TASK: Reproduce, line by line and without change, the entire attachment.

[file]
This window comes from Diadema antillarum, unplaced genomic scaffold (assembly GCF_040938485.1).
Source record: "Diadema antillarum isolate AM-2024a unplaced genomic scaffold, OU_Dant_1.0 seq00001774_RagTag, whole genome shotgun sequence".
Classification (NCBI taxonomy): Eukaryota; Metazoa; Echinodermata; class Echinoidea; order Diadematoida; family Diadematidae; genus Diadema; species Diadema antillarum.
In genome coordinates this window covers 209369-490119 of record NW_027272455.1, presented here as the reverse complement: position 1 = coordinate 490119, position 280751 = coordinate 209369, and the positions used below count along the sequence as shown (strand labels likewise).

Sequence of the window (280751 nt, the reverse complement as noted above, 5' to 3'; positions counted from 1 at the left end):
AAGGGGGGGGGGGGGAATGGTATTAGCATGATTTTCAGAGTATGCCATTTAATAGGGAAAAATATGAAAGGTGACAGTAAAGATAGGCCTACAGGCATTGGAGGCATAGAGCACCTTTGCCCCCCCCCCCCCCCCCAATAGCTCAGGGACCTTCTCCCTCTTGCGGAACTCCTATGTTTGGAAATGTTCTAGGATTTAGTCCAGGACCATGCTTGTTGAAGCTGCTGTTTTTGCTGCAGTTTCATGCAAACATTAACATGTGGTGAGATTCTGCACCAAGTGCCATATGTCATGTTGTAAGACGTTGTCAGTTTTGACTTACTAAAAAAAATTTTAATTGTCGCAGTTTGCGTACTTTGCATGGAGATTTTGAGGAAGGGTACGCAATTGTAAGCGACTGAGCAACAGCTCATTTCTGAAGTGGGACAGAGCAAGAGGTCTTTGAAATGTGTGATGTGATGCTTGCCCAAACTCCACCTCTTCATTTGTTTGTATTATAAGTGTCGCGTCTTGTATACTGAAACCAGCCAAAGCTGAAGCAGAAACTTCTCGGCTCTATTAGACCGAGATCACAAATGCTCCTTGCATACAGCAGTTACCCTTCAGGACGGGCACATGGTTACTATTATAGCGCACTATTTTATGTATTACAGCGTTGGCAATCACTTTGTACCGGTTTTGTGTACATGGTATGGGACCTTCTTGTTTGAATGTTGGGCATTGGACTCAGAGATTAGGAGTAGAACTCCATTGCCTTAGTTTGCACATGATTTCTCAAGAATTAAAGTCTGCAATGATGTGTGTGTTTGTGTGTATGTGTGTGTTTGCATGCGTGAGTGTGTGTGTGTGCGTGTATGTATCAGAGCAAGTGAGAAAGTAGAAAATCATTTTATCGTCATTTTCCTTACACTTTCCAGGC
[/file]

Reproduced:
This window comes from Diadema antillarum, unplaced genomic scaffold (assembly GCF_040938485.1).
Source record: "Diadema antillarum isolate AM-2024a unplaced genomic scaffold, OU_Dant_1.0 seq00001774_RagTag, whole genome shotgun sequence".
Classification (NCBI taxonomy): Eukaryota; Metazoa; Echinodermata; class Echinoidea; order Diadematoida; family Diadematidae; genus Diadema; species Diadema antillarum.
In genome coordinates this window covers 209369-490119 of record NW_027272455.1, presented here as the reverse complement: position 1 = coordinate 490119, position 280751 = coordinate 209369, and the positions used below count along the sequence as shown (strand labels likewise).

Sequence of the window (280751 nt, the reverse complement as noted above, 5' to 3'; positions counted from 1 at the left end):
AAGGGGGGGGGGGGGAATGGTATTAGCATGATTTTCAGAGTATGCCATTTAATAGGGAAAAATATGAAAGGTGACAGTAAAGATAGGCCTACAGGCATTGGAGGCATAGAGCACCTTTGCCCCCCCCCCCCCCCCCAATAGCTCAGGGACCTTCTCCCTCTTGCGGAACTCCTATGTTTGGAAATGTTCTAGGATTTAGTCCAGGACCATGCTTGTTGAAGCTGCTGTTTTTGCTGCAGTTTCATGCAAACATTAACATGTGGTGAGATTCTGCACCAAGTGCCATATGTCATGTTGTAAGACGTTGTCAGTTTTGACTTACTAAAAAAAATTTTAATTGTCGCAGTTTGCGTACTTTGCATGGAGATTTTGAGGAAGGGTACGCAATTGTAAGCGACTGAGCAACAGCTCATTTCTGAAGTGGGACAGAGCAAGAGGTCTTTGAAATGTGTGATGTGATGCTTGCCCAAACTCCACCTCTTCATTTGTTTGTATTATAAGTGTCGCGTCTTGTATACTGAAACCAGCCAAAGCTGAAGCAGAAACTTCTCGGCTCTATTAGACCGAGATCACAAATGCTCCTTGCATACAGCAGTTACCCTTCAGGACGGGCACATGGTTACTATTATAGCGCACTATTTTATGTATTACAGCGTTGGCAATCACTTTGTACCGGTTTTGTGTACATGGTATGGGACCTTCTTGTTTGAATGTTGGGCATTGGACTCAGAGATTAGGAGTAGAACTCCATTGCCTTAGTTTGCACATGATTTCTCAAGAATTAAAGTCTGCAATGATGTGTGTGTTTGTGTGTATGTGTGTGTTTGCATGCGTGAGTGTGTGTGTGTGCGTGTATGTATCAGAGCAAGTGAGAAAGTAGAAAATCATTTTATCGTCATTTTCCTTACACTTTCCAGGC